1sg hesitate say quot || hon father | barbarian dead neg lie_down loc bed || def man loc bed 2sg neg be eqt barbarian | 3sg pass pst~pst bear loc city ||yesterday loc night 3sg pass sleep die || man=that be eqt.2sg | hon father
“Honoured father,” I began hesitantly. “There is no dead barbarian in your bed. The man in your bed is not a barbarian, he was born here in the city. He died in his sleep last night. He is you, honoured father.”

Note that Qári is not overly generous with possessives. We’ve established that the bed belongs to the narrator’s father, there’s no need to keep on referring to yeqxit rá ‘your bed’.

Again, culturally, it would be unusual for most Qáritu to refer to one’s own father with the honorific prefix unless you were offering him ancestral prayers. Among upper-class Qáritu, however, this would be entirely normal speech.

Gyámo dábu sendita netqi. Já tlehali luseti nédir éqi:
soul father smile disappear || 1sg summon order slave quot
The ghost of my father smiled and disappeared. I called to my slave and ordered him:

“Nédir! makura Té Dábu fé ésiyatxe xeli! Só inápér he gálir!”
slave || dress hon father inst kilt new || 3sg resemble perl barbarian
“Slave! Wrap my father in a different shroud! He looks like a barbarian!”

The verb inápér ‘to resemble’ has an unusual case frame, with the thing resembled taking the perlative preposition he where the equative tle would be logically expected. I offer no explanation for this beyond it being weird.

Rethinking telicity and aspect in Qári

Recently, I’ve been reading the second edition of Semantics by Kate Kearns. I recall skimming through the first edition while still at university, but I’ll confess that not much stuck back in 2008. Chapters 8 and 9, on Aktionsarten and tense and aspect respctively, have made me reconsider what I’ve been doing with aspect and telicity marking in Qári.

I’ve been uneasy about this for a while, and this unease has grown as I’ve created more and more sample sentences for my Lexember entries (a post summarising Lexember 2020 is forthcoming!) – up until now, I’ve been using the telic markers –ye and – with verbs to indicate that the telos or endpoint has been reached (almost like a perfective marker, to be honest).  Essentially, I have been morphologically marking what is semantically the least marked property. This is dumb.

So, taking some inspiration from “inverse number marking”, I’ve come up with a system which I feel is at once more realistic and more elegant. Commentary, as always, is highly welcome.

Continue reading “Rethinking telicity and aspect in Qári”

Relative clauses in Qári

Why yes, I did spend NYE conlanging, why do you ask? Here’s some details on an aspect of Qári clausal syntax which was not covered in the previous post, and which I thought would be more complex than it actually was.

Qári only permits the subject of a subclause to be relativised. That is to say, in a construction such as I whipped the boy₁ [the boy₁ kicked the dog], only the boy can be relativised, not the dog:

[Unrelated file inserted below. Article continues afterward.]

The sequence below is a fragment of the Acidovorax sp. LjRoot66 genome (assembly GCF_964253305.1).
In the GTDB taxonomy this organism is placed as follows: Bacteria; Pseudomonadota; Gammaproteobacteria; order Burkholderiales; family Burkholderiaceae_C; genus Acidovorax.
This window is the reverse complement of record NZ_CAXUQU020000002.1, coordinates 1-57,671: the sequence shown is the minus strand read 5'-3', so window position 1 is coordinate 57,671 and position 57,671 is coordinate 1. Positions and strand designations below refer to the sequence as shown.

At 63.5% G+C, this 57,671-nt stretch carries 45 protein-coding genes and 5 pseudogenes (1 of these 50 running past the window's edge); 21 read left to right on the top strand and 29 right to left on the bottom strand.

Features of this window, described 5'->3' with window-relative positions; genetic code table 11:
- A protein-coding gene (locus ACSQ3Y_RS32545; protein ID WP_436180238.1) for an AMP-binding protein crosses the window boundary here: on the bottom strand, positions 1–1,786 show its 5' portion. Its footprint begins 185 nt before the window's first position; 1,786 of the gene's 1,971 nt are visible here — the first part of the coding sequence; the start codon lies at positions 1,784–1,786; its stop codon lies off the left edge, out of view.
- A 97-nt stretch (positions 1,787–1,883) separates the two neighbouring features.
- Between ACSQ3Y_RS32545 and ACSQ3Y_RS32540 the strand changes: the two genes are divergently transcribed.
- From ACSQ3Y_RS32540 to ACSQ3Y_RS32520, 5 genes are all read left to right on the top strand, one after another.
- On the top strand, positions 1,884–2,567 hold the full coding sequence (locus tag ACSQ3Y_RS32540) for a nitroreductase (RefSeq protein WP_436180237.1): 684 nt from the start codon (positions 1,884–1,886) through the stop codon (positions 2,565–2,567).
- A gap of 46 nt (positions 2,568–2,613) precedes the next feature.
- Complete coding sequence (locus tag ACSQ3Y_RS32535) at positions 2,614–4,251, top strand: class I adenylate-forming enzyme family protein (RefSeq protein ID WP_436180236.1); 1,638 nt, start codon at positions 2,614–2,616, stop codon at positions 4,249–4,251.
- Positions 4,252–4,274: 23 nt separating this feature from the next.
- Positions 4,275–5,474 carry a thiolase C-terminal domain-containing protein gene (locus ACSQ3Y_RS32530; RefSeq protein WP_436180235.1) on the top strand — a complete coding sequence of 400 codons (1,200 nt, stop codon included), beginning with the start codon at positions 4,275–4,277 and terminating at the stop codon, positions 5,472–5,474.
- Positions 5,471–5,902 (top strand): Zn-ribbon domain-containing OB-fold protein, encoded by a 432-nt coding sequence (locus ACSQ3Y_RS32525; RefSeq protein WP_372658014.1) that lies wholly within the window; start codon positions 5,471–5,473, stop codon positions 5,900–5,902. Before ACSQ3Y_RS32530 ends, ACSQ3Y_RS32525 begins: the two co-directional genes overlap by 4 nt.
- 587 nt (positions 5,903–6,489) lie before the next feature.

Já sokiksáye at sagya [i yeqajeye at qénó].
1sg whip:tel def boy [act kick:tel def dog]
I whipped the boy [who kicked the dog].

Note how the active voice marker i, optional in main clauses, is obligatory in subclauses.

As the attentive reader will no doubt recall, Qári is possessed of a wealth of strategies to promote arguments to the status of subjecthood. Thus, to express I whipped the dog whom the boy kicked, the verb in the subclause takes the passive voice:

Já sokiksáye at qénó [hó yeqajeye at sagya].
1sg whip:tel def dog [pass kick:del def boy]
I whipped the dog [who was kicked by the boy].

The same applies with ‘oblique’ arguments. Consider the sentence He conquered the city₁ [you sent the army to the city₁] – here the city is promoted to the subject of the relative clause by means of the applicative voice:

Só jalaye at qár [á geduye at kitsánára ná].
3sg conquer:tel def city [appl send:tel def army 2sg]
He conquered the city [to which you sent the army].
(Note here also the resurfacing of VOS word order.)

Note, however, that only core oblique arguments can be promoted to subject: adjuncts cannot. Thus I burnt down the house in which the boy kicked the dog cannot be expressed in Qári by means of a relative clause. Rather a coordinate clause must be used (note also the use of the anterior tense marker ):

Já áxeyó at áda, qeyindu at sagya yé yeqajeye at qénó.
1sg burn:tel def house | and_there def boy ant kick:tel def dog
I burnt down the house, and there the boy had kicked the dog.

So far, we have only looked at relative clauses which qualify a noun phrase in the main clause which is not a subject. When relative clauses qualify main-clause subjects, the constructions are broadly the same, with the only difference being that the voice marker is preceded by the relative marker é:

At kitsánu [é i jalaye qár] pálebuye at txumatu.
def warriors [rel act conquer:tel city] castrate:tel def men
The warriors [who conquered the city] castrated the men.

At txumatu [é hó pálebuye at kitsánu] kyá qár.
def men [rel pass castrate:tel def warriors] inhabit city
The men [whom the warriors castrated] inhabited the city.

Wise words

Ut sása samitki ladaját heyá i kináye axi ná só fé quyáyó átitxe xupi uná, kyeyó xupiye átitxe hó utxe áhu-áhu qeyó pulat ngaya xiná, qeyo pulat ngaya xe ladaját.

neg strike semantron shaman because rel.act pay-tel.an heart 2sg 3sg inst carry-tel.inan bread sweet com.2sg, but_then sweet-def.inan bread pass neg.ant cook~cook and_so red-def.an cheek loc.2sg and_so red-def.an cheek loc shaman.